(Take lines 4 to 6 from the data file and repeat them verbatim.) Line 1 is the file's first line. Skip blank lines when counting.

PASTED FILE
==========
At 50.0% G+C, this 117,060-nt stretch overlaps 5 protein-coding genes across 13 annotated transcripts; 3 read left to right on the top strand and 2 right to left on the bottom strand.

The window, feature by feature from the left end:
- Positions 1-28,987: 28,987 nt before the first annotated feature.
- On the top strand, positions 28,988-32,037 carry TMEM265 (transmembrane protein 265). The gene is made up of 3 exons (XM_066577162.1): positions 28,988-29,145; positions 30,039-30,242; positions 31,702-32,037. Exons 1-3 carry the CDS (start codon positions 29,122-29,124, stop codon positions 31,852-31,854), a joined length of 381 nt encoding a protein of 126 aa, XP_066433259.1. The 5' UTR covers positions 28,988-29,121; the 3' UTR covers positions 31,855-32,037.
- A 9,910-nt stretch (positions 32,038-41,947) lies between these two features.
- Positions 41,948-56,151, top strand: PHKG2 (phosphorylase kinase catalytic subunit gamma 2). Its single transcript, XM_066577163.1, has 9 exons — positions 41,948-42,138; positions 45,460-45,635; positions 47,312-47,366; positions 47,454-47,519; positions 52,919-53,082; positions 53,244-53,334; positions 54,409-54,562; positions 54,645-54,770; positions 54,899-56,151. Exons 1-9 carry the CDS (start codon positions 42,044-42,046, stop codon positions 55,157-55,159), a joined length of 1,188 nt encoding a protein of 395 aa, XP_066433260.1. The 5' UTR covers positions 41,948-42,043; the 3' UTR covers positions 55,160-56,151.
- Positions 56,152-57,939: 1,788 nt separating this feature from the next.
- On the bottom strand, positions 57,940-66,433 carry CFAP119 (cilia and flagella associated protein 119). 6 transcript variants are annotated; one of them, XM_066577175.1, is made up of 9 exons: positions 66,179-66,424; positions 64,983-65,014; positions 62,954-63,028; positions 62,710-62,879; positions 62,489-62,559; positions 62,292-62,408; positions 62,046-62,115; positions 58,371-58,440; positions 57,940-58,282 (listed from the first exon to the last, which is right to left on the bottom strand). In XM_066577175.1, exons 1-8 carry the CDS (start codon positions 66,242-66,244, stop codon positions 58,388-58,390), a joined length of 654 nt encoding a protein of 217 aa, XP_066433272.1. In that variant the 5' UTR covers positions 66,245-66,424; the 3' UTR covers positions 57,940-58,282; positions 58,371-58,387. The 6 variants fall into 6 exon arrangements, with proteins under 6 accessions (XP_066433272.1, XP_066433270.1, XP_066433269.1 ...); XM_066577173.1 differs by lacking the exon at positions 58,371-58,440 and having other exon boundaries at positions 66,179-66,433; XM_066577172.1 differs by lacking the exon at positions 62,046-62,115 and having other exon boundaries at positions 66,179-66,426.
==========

- On the top strand, positions 28,988-32,037 carry TMEM265 (transmembrane protein 265). The gene is made up of 3 exons (XM_066577162.1): positions 28,988-29,145; positions 30,039-30,242; positions 31,702-32,037. Exons 1-3 carry the CDS (start codon positions 29,122-29,124, stop codon positions 31,852-31,854), a joined length of 381 nt encoding a protein of 126 aa, XP_066433259.1. The 5' UTR covers positions 28,988-29,121; the 3' UTR covers positions 31,855-32,037.
- A 9,910-nt stretch (positions 32,038-41,947) lies between these two features.
- Positions 41,948-56,151, top strand: PHKG2 (phosphorylase kinase catalytic subunit gamma 2). Its single transcript, XM_066577163.1, has 9 exons — positions 41,948-42,138; positions 45,460-45,635; positions 47,312-47,366; positions 47,454-47,519; positions 52,919-53,082; positions 53,244-53,334; positions 54,409-54,562; positions 54,645-54,770; positions 54,899-56,151. Exons 1-9 carry the CDS (start codon positions 42,044-42,046, stop codon positions 55,157-55,159), a joined length of 1,188 nt encoding a protein of 395 aa, XP_066433260.1. The 5' UTR covers positions 41,948-42,043; the 3' UTR covers positions 55,160-56,151.